Jerry's apartment is perfectly squalid. The paint—where it exists—is peeling off the walls, and Jerry wages a pitched battle against a block of wood holding up a pole that doubles as his open-air closet. Soon we learn that Jerry (Stephen Cartmell) has landed in these palatial digs after leaving his wife in Omaha, where she's engaged (oof!) to one of his colleagues.
For the moment, we see a lonely man staring down his telephone. When he works up the courage to place the call, it's to Gittel (Maggie Chestovich), who bursts into her own fussy spinster's lair just in time to miss it.
All that follows in William Gibson's 1958 drama Two for the Seesaw, rescued from the vaults by the Jungle Theater, takes place in one apartment or the other. Set designer and director Bain Boehlke resists the urge simply to cut the stage into halves. Instead, Jerry's place is upstage and off to the side, its abundant gloom pushed into a recessed psychic space. In the foreground, Chestovich picks up the phone when it rings again, and the conversation that follows is strange indeed.
Cartmell plays Jerry with a droll exterior that constantly cracks, revealing his character's considerable talent for self-pity. Chestovich, meanwhile, speaks in a heavy, nasal Noo Yawk accent: When Gittel talks about the ulcer that plagues her, she tries to manage duodenum and comes up with dew-WAAHD-dee-NUMB in its stead. The charmed pair goes out for a date and returns to Gittel's place, where conversation soon turns to whether Jerry will spend the night. (One presumes it took galaxies more effort to get a "normal" '50s lady like June Cleaver into the sack.)
Their first date doesn't lead to sexual bliss, but Jerry and Gittel sure do manage to talk. And talk. Fortunately, Gibson's dialogue is for the most part tight and full of unexpected notes. Jerry pretty much spills his guts to Gittel the first night, along the way coming to the realization that he's a bit of a freeloader and a leech. He was a successful attorney in Nebraska, we learn, primarily due to the intervention and influence of his wife's father. He also shares with Gittel the insight that she's a born doormat and victim, and that she's dooming herself to being treated like a spent piece of tissue by the men in her life.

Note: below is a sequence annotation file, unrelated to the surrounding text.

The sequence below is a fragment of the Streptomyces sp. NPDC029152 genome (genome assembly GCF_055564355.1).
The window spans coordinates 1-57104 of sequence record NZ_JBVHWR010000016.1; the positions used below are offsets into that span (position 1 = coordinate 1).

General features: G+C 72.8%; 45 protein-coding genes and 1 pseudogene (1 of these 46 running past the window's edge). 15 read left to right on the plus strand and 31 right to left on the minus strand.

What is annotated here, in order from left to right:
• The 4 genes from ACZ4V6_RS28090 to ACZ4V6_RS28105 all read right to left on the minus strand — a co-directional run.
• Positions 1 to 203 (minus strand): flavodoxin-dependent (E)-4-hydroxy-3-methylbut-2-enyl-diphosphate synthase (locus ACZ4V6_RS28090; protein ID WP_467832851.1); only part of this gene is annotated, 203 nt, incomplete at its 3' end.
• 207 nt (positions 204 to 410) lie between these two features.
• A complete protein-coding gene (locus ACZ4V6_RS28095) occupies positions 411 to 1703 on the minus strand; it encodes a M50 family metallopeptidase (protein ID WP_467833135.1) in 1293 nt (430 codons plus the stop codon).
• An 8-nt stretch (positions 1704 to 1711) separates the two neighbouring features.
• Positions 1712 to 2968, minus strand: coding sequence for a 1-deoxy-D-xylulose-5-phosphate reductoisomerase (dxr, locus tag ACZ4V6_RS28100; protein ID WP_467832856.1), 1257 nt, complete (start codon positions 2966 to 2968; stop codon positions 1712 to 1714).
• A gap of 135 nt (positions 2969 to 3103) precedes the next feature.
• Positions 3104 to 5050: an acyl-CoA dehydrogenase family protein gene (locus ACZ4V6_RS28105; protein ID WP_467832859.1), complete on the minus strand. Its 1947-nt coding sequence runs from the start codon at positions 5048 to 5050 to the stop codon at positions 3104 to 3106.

Ah, you think: So that's where the '50s male chauvinism went. Well, for all its subversive divorce and despair, this play is of its time. After they're good and friendly, then, Jerry slaps Gittel around and refuses to apologize. And he bestows upon her such terms of endearment as "bug," "waif," and "infant." Yet Gibson also paints a complicated dynamic between the two, with Jerry wanting to take care of Gittel and Gittel erecting impermeable walls of self-preservation. By the time this dance has played out, Gittel's instincts have proven to be pretty much spot-on. (We can only hope that Gittel discovered Betty Friedan a few years down the road.)
It takes a while to get there: Two for the Seesaw is long, at close to three hours and two intermissions. Inevitably, there are times when the endless chatter wears. But Chestovich and Cartmell continually wrest passion and complexity from these roles, which, if anything, are overwritten.
Ultimately, a fairly provocative picture emerges (taking into account the show's era): the idea that love is inherently a transaction, a sort of zero-sum game in which someone is always giving while the other is taking. Jerry and Gittel, for their part, figure out that there's no such thing as a free ride, though Gittel in particular could be forgiven for ardently wishing there were.